363 F.2d 312
-Plaintiff contracted with defendant to deliver a cargo of wheat from Texas to Iran via the Suez Canal. When the Suez was closed, the contract became impossible to perform. Plaintiff argued that when it delivered the cargo by going around the Cape of Good Hope, it conferred a benefit upon defendant for which it should have been paid in quantum meruit.
-The court held that plaintiff was entitled to only the contract price for transporting the cargo because performance of the contract was not rendered legally impossible by the canal’s closure. Instead, plaintiff attempted to take its profit on the contract and then force defendant to absorb the cost of the additional voyage.
-When impracticability without fault occurs, the law seeks an equitable solution. There was no interest in casting the entire burden of commercial disaster on defendant in order to preserve plaintiff’s profit.
-Plaintiff, a shipping corporation, appealed from an order of the United States District Court, dismissing plaintiff’s action to recover from defendant government the costs attributable to diverting plaintiff’s ship from the normal sea route caused by the closing of the Suez Canal.
-When the issue of impossibility of performance is raised, the court is asked to construct a condition of performance based on the changed circumstances, a process that involves at least three reasonably definable steps.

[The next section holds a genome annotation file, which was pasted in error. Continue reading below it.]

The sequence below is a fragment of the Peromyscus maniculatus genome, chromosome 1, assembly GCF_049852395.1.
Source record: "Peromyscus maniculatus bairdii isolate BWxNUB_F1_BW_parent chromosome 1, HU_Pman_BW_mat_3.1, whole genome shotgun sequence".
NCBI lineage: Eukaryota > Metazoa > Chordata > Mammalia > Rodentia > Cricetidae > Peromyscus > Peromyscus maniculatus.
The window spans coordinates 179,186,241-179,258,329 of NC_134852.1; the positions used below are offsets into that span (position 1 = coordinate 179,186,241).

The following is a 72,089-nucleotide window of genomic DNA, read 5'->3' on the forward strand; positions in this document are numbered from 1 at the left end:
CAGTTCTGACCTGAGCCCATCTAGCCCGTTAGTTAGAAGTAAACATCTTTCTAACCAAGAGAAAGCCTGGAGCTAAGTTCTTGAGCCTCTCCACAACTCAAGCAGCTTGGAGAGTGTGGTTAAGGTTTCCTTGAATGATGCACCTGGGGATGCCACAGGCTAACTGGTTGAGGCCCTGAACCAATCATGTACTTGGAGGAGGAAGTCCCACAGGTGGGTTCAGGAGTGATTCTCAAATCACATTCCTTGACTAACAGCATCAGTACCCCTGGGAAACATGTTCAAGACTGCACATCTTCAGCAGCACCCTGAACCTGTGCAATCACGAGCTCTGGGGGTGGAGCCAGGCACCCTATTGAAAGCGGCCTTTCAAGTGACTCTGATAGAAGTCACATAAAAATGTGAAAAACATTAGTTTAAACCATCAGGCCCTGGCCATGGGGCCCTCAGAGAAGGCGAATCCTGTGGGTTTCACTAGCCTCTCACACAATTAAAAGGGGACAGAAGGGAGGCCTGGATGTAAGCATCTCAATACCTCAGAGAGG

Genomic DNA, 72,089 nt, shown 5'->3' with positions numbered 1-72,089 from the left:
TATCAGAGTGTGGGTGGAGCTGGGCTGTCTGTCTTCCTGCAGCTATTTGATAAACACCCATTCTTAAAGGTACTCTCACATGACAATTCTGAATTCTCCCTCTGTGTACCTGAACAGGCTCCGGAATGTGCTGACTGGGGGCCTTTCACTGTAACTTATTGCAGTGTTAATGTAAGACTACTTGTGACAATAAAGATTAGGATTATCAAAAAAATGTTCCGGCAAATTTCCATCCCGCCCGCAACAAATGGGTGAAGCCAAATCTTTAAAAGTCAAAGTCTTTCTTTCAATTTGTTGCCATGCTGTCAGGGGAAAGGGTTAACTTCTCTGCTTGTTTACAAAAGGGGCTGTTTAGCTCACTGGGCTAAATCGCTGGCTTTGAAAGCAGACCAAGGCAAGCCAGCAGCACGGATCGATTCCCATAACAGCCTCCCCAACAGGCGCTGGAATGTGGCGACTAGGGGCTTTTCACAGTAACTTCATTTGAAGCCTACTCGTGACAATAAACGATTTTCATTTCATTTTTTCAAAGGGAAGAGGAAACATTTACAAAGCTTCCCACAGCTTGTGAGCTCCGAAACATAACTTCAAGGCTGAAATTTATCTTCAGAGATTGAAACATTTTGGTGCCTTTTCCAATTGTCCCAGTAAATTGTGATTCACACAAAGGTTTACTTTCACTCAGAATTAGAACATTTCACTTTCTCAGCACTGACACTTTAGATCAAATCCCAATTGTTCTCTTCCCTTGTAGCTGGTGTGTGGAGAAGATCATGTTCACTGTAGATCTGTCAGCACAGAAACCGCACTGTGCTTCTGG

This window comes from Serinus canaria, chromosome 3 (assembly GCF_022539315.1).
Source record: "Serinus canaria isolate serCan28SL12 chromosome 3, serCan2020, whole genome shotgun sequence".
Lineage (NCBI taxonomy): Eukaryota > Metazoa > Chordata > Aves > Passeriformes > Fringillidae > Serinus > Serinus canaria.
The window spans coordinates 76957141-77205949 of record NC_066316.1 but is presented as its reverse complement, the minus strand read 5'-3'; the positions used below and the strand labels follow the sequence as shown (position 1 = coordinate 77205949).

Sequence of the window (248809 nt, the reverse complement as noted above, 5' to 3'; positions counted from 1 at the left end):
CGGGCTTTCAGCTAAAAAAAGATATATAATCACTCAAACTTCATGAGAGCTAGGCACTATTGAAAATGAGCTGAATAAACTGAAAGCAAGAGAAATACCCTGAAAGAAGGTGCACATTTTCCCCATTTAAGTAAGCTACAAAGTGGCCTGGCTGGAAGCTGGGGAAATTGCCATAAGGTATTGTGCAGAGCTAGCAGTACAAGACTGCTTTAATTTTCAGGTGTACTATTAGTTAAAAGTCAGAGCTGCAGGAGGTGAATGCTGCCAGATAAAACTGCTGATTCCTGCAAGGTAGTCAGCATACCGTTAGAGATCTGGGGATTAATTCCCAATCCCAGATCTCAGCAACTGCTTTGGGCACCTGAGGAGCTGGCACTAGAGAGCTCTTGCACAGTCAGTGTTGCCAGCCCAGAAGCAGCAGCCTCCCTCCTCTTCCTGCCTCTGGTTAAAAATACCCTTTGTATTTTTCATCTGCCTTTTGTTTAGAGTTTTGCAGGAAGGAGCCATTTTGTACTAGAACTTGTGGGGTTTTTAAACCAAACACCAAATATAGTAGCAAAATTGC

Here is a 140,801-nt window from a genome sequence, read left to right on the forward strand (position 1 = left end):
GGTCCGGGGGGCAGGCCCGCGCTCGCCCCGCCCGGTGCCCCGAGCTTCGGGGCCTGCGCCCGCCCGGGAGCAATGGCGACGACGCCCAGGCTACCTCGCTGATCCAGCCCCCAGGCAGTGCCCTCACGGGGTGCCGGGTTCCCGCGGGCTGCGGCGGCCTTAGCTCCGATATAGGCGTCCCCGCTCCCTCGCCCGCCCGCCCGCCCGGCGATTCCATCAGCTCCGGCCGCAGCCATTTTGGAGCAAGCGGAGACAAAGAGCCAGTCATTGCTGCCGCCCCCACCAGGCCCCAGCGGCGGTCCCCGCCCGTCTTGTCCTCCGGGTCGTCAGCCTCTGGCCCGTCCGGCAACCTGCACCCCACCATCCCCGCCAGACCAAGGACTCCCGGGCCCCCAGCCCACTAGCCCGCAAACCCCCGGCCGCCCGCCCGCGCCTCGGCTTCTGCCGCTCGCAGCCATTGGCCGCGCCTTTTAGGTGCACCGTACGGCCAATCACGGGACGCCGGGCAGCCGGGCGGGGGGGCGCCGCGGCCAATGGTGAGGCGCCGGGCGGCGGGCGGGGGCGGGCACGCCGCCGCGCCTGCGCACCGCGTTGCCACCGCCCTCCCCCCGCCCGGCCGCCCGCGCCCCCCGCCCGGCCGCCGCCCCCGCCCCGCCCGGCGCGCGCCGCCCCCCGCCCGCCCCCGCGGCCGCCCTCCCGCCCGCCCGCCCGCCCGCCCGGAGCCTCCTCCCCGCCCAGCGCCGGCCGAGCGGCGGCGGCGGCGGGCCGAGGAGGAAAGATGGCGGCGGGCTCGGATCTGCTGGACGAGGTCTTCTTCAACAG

-First, a contingency (something unexpected) must have occurred. Second, the risk of the unexpected occurrence must not have been allocated either by agreement or by custom. Finally, occurrence of the contingency must have rendered performance commercially impracticable. Unless the court finds these three requirements satisfied, the plea of impossibility must fail.
-The doctrine of impossibility of performance has gradually been freed from the earlier fictional and unrealistic strictures of such tests as the implied term and the parties contemplation. It is now recognized that a thing is impossible in legal contemplation when it is not practicable; and a thing is impracticable when it can only be done at an excessive and unreasonable cost.
The court affirmed the judgment for defendant because plaintiff was entitled to only the contract price for transporting cargo of wheat from Texas to Iran via the customary route, the Suez Canal, because performance of the contract was not rendered legally impossible by the canal’s closure.